And what events they are – from the birth of the idea that the Greeks (or the peoples of "the West", as they are only ever called here) might be united into a single nation, through the Trojan war itself, through its grim aftermath including the murder of Odysseus's son Pyrrhus and the trial of Helen. (Interestingly, however, the events of the Oresteia are frequently mentioned but never directly portrayed.). Sometimes the portrayals are quite harrowing, as with the tale of the Trojan Women told over two plays; sometimes things fall worryingly light, as (in my view) with the play immediately following, which included an unsettling moment in which the audience laughed repeatedly at what was in effect an episode of grand mal epilepsy suffered by Orestes.

The most impressive single thread running through the staging is that of humour. Seeing how much the Halls have discreetly camped up a number of moments, we can perhaps infer that one of the problems with the script as originally fashioned by Barton may have been humourlessness. The Anglo-American cast are superbly accomplished at wringing bathos out of lines; in particular, David Ryall's portrayals of Tyndareus (father of Clytemnestra) and Peleus (father of Achilles) are fine comic turns without destroying the serious content, and Greg Hicks as Agamemnon, Priam and Menelaus is unparalleled at what one member of the creative team dubbed "the RSC pause", that beautiful twist of timing whereby an apparently straight-delivered line acquired an ironic hilarity.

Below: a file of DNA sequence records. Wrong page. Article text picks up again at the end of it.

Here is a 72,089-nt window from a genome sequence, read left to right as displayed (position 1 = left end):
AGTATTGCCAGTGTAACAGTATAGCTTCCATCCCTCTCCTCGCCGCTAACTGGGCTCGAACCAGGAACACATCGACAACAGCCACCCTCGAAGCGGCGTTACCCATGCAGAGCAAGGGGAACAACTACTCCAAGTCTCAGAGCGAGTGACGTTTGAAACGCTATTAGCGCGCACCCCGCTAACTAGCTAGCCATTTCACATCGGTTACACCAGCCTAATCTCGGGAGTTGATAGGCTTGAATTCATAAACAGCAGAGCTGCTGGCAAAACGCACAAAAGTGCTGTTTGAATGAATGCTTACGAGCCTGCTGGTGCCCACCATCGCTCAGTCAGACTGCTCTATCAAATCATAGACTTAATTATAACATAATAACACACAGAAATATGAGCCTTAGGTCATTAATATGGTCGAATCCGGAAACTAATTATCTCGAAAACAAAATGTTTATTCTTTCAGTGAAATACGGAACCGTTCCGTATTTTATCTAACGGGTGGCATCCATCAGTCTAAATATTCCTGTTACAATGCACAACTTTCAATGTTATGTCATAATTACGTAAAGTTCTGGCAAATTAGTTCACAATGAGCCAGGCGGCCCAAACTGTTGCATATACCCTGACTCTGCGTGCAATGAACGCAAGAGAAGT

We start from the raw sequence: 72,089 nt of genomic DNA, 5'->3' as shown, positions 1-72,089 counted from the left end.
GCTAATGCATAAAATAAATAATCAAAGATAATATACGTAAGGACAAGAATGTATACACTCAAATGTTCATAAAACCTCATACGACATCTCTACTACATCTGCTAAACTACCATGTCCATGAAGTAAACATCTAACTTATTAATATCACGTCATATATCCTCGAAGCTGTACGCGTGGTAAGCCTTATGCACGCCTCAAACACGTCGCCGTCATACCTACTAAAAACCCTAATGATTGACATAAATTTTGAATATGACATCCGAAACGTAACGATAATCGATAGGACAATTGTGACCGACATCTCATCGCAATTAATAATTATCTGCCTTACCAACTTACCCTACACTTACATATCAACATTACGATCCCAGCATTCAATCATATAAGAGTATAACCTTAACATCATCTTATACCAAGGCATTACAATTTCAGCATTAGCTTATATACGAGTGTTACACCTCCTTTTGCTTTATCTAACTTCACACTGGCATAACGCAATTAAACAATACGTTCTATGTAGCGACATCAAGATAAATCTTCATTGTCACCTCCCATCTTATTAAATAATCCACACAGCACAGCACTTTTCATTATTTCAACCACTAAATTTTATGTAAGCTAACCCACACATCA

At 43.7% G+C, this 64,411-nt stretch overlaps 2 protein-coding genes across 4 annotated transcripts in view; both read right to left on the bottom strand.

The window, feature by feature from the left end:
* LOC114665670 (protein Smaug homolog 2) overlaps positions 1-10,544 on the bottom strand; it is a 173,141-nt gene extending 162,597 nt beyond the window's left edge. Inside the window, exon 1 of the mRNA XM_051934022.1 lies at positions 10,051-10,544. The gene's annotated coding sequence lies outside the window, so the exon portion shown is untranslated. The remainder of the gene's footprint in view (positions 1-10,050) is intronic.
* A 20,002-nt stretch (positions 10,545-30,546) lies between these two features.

Dionysis Fotopoulos's designs are impressive both as stage images (including an economical yet potent Trojan Horse) and in terms of variety and completeness, given that in the course of a single-day presentation most of the sets have to be turned around within fifteen minutes. Hall has once again used masks, but by making them translucent has secured the best of both worlds: ritual formality and still visible facial expressiveness. In such a context, too, the simple act of unmasking becomes a major coup.

As with many huge stage works, the final moments see a resolution of thematic concerns rather than any narrative thread. The themes of human relationships to abstract concepts such as justice, truth and the like shine consistently through; the gods here are plainly personifications both of the absolutism of such values and of the terrible inconsistency when such absolutes come into conflict one with another. There is little sense of the numinous, to be sure, but Barton's point is that our lot as mortals is inescapable uncertainty: at any point, the rock suspended above Tantalus's head may crash down on us all. Therein lies one last parallel: for all the rumoured strife and discomfort, no such catastrophe has plummeted on to Hall's production either – it makes its way in the world honourably and thoughtfully, as should we all.

Written for the Financial Times.

Copyright © Ian Shuttleworth; all rights reserved.